Society for Propagation of Gospel v. Town of Pawlet
29 U.S. 480

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U.S. Supreme Court

Society for Propagation of Gospel v. Town of Pawlet, 29 U.S. 4 Pet. 480 480 (1830)

Society for the Propagation of the Gospel v. Town of Pawlet

29 U.S. (4 Pet.) 480




Ejectment to recover a lot of land, being the first division lot laid out to the right of the society in the Town of Pawlet. The plaintiffs are described in the writ as

"The Society for the Propagation of the Gospel in Foreign Parts, a corporation duly established in England within the dominions of the King of the United Kingdom of Great Britain and Ireland, the members of which society, are aliens, and subjects of the said King."

The defendants pleaded the general issue of not guilty. The general issue admits the competency of the plaintiffs to sue in the corporate capacity in which they have sued.

If the defendants meant to insist on the want of a corporate capacity in the plaintiff's to sue, it should have been insisted upon by a special plea in abatement or bar. Pleading to the merits has been held by this Court to be an admission of the capacity of the plaintiffs to sue. The general issue admits not only the competency of the plaintiffs to sue, but to sue in the particular action which they bring.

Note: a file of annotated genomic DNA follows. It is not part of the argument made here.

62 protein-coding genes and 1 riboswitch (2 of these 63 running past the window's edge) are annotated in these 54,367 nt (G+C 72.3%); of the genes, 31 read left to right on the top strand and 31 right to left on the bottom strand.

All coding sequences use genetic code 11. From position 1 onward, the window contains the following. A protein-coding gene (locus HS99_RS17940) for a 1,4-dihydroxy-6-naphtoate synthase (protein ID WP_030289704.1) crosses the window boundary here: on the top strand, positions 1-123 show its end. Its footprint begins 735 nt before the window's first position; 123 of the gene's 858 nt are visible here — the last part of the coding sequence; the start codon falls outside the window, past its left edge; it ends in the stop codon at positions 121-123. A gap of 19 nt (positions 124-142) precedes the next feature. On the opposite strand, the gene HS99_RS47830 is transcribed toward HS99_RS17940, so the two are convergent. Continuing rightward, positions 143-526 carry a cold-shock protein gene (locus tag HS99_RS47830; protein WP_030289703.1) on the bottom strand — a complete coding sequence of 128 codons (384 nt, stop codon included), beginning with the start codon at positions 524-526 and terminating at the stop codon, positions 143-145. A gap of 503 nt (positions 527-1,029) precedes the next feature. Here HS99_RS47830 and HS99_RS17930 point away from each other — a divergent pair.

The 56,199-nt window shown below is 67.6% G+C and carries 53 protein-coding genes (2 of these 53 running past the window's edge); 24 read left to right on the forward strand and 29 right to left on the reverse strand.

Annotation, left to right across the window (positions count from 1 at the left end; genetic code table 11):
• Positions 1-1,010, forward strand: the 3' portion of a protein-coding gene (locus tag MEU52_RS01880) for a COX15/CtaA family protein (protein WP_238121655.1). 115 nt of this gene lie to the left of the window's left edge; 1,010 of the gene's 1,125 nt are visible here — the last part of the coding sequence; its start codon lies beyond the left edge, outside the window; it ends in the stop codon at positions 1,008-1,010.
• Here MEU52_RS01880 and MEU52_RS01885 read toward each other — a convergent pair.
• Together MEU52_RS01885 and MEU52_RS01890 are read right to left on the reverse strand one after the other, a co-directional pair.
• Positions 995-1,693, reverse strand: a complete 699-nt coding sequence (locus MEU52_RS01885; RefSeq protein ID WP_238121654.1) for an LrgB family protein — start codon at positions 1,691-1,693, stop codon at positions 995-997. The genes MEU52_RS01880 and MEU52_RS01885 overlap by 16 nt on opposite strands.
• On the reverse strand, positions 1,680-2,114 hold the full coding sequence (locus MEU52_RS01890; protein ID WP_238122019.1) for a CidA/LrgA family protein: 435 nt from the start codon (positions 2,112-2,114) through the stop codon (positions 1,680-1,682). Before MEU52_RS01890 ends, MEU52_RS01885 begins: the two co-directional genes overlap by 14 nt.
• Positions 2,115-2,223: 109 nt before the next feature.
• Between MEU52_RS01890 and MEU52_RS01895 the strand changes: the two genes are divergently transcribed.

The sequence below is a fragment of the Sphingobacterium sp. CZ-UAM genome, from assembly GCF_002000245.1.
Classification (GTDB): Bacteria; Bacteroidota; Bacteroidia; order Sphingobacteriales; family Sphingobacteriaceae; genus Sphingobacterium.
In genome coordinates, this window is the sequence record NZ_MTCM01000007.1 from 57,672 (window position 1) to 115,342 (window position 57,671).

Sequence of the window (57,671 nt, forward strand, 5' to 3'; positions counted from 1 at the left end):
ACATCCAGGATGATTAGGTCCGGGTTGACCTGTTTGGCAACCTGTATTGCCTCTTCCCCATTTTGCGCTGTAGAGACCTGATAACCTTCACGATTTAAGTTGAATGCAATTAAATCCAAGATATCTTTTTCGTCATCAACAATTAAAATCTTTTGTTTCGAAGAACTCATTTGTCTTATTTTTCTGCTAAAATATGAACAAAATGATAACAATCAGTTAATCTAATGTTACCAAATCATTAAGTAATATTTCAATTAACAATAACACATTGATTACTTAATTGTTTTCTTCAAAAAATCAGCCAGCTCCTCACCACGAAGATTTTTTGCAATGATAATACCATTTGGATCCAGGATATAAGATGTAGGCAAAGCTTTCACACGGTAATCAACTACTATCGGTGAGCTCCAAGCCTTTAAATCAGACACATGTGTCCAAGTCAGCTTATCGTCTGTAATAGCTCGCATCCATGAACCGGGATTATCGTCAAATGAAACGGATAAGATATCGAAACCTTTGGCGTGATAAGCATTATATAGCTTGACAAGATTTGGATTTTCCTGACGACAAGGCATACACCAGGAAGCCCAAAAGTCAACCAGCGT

In the record there is abundant evidence to establish the right of the corporation to hold the land in controversy. It is given to them by the royal charter of 1761 which created the Town of Pawlet. The society is named among the grantees, as "The Society for Propagating the Gospel in Foreign Parts, to whom one share is given." This is a plain recognition by the Crown of the existence of the corporation and of its capacity to take. It would confer the power to take the land even if it had not previously existed.

The statutes of limitation of Vermont interpose no bar to the institution by the Society for the Propagation of the Gospel, &c., of an action for the recovery of the land in controversy.

The plaintiffs are a foreign corporation, the members of which are averred to be aliens and British subjects, and the natural presumption is that they are residents abroad.

The act of the Legislature of Vermont, which prohibits the recovery of mesne profits in certain cases, applies to the claims to such profits by the plaintiffs in this suit, and the provisions of the treaty of peace of 1783, and those of the treaty with Great Britain in 1794, do not interfere with the provisions o

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